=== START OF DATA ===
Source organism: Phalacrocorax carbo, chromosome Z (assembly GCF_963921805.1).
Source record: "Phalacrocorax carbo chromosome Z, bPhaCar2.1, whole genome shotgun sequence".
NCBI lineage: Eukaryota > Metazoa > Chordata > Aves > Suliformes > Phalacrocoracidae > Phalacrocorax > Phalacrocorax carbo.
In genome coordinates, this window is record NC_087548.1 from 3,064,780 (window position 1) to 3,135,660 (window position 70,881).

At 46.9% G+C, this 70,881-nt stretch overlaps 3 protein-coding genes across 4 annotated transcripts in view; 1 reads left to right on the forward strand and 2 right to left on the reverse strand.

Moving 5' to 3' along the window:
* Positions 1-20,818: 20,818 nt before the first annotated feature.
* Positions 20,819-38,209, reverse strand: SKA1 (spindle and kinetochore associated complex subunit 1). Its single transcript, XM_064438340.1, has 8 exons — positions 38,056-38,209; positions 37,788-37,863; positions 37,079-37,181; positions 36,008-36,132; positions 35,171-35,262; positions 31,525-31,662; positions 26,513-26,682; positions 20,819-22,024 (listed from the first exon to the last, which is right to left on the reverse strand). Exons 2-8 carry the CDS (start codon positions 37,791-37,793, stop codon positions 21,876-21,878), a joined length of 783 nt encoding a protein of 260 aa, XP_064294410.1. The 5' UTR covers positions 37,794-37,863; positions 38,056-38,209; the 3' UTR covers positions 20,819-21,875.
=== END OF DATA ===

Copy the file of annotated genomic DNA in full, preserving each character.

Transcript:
Source organism: Phalacrocorax carbo, chromosome Z (assembly GCF_963921805.1).
Source record: "Phalacrocorax carbo chromosome Z, bPhaCar2.1, whole genome shotgun sequence".
NCBI lineage: Eukaryota > Metazoa > Chordata > Aves > Suliformes > Phalacrocoracidae > Phalacrocorax > Phalacrocorax carbo.
In genome coordinates, this window is record NC_087548.1 from 3,064,780 (window position 1) to 3,135,660 (window position 70,881).

At 46.9% G+C, this 70,881-nt stretch overlaps 3 protein-coding genes across 4 annotated transcripts in view; 1 reads left to right on the forward strand and 2 right to left on the reverse strand.

Moving 5' to 3' along the window:
* Positions 1-20,818: 20,818 nt before the first annotated feature.
* Positions 20,819-38,209, reverse strand: SKA1 (spindle and kinetochore associated complex subunit 1). Its single transcript, XM_064438340.1, has 8 exons — positions 38,056-38,209; positions 37,788-37,863; positions 37,079-37,181; positions 36,008-36,132; positions 35,171-35,262; positions 31,525-31,662; positions 26,513-26,682; positions 20,819-22,024 (listed from the first exon to the last, which is right to left on the reverse strand). Exons 2-8 carry the CDS (start codon positions 37,791-37,793, stop codon positions 21,876-21,878), a joined length of 783 nt encoding a protein of 260 aa, XP_064294410.1. The 5' UTR covers positions 37,794-37,863; positions 38,056-38,209; the 3' UTR covers positions 20,819-21,875.